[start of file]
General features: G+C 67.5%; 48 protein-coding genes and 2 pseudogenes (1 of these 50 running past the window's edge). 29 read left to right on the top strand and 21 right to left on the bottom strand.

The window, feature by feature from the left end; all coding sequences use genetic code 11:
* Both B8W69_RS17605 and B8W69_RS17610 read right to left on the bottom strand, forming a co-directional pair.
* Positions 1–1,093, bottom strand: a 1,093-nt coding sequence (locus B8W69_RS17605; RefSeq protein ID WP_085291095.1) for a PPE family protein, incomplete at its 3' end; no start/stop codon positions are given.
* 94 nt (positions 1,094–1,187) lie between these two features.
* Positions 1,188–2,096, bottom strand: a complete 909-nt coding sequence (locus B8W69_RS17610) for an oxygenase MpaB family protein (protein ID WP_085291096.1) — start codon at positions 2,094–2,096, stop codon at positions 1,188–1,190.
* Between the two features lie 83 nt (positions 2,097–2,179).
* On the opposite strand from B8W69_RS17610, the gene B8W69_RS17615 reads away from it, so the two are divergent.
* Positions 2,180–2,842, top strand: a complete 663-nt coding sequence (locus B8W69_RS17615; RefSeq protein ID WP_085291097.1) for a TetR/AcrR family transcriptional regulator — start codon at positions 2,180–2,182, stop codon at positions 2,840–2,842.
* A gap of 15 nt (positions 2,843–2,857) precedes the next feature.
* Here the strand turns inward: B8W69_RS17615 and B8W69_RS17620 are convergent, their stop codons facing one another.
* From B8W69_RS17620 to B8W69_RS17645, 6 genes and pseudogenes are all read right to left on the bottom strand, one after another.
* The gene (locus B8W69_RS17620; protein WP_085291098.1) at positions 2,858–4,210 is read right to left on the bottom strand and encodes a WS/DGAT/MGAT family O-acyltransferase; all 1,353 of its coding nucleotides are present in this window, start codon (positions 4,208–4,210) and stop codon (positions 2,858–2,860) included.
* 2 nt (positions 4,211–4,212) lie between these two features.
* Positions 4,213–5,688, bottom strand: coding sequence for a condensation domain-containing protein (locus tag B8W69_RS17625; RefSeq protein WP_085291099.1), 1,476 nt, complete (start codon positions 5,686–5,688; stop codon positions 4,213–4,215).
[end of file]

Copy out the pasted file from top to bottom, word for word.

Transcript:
General features: G+C 67.5%; 48 protein-coding genes and 2 pseudogenes (1 of these 50 running past the window's edge). 29 read left to right on the top strand and 21 right to left on the bottom strand.

The window, feature by feature from the left end; all coding sequences use genetic code 11:
* Both B8W69_RS17605 and B8W69_RS17610 read right to left on the bottom strand, forming a co-directional pair.
* Positions 1–1,093, bottom strand: a 1,093-nt coding sequence (locus B8W69_RS17605; RefSeq protein ID WP_085291095.1) for a PPE family protein, incomplete at its 3' end; no start/stop codon positions are given.
* 94 nt (positions 1,094–1,187) lie between these two features.
* Positions 1,188–2,096, bottom strand: a complete 909-nt coding sequence (locus B8W69_RS17610) for an oxygenase MpaB family protein (protein ID WP_085291096.1) — start codon at positions 2,094–2,096, stop codon at positions 1,188–1,190.
* Between the two features lie 83 nt (positions 2,097–2,179).
* On the opposite strand from B8W69_RS17610, the gene B8W69_RS17615 reads away from it, so the two are divergent.
* Positions 2,180–2,842, top strand: a complete 663-nt coding sequence (locus B8W69_RS17615; RefSeq protein ID WP_085291097.1) for a TetR/AcrR family transcriptional regulator — start codon at positions 2,180–2,182, stop codon at positions 2,840–2,842.
* A gap of 15 nt (positions 2,843–2,857) precedes the next feature.
* Here the strand turns inward: B8W69_RS17615 and B8W69_RS17620 are convergent, their stop codons facing one another.
* From B8W69_RS17620 to B8W69_RS17645, 6 genes and pseudogenes are all read right to left on the bottom strand, one after another.
* The gene (locus B8W69_RS17620; protein WP_085291098.1) at positions 2,858–4,210 is read right to left on the bottom strand and encodes a WS/DGAT/MGAT family O-acyltransferase; all 1,353 of its coding nucleotides are present in this window, start codon (positions 4,208–4,210) and stop codon (positions 2,858–2,860) included.
* 2 nt (positions 4,211–4,212) lie between these two features.
* Positions 4,213–5,688, bottom strand: coding sequence for a condensation domain-containing protein (locus tag B8W69_RS17625; RefSeq protein WP_085291099.1), 1,476 nt, complete (start codon positions 5,686–5,688; stop codon positions 4,213–4,215).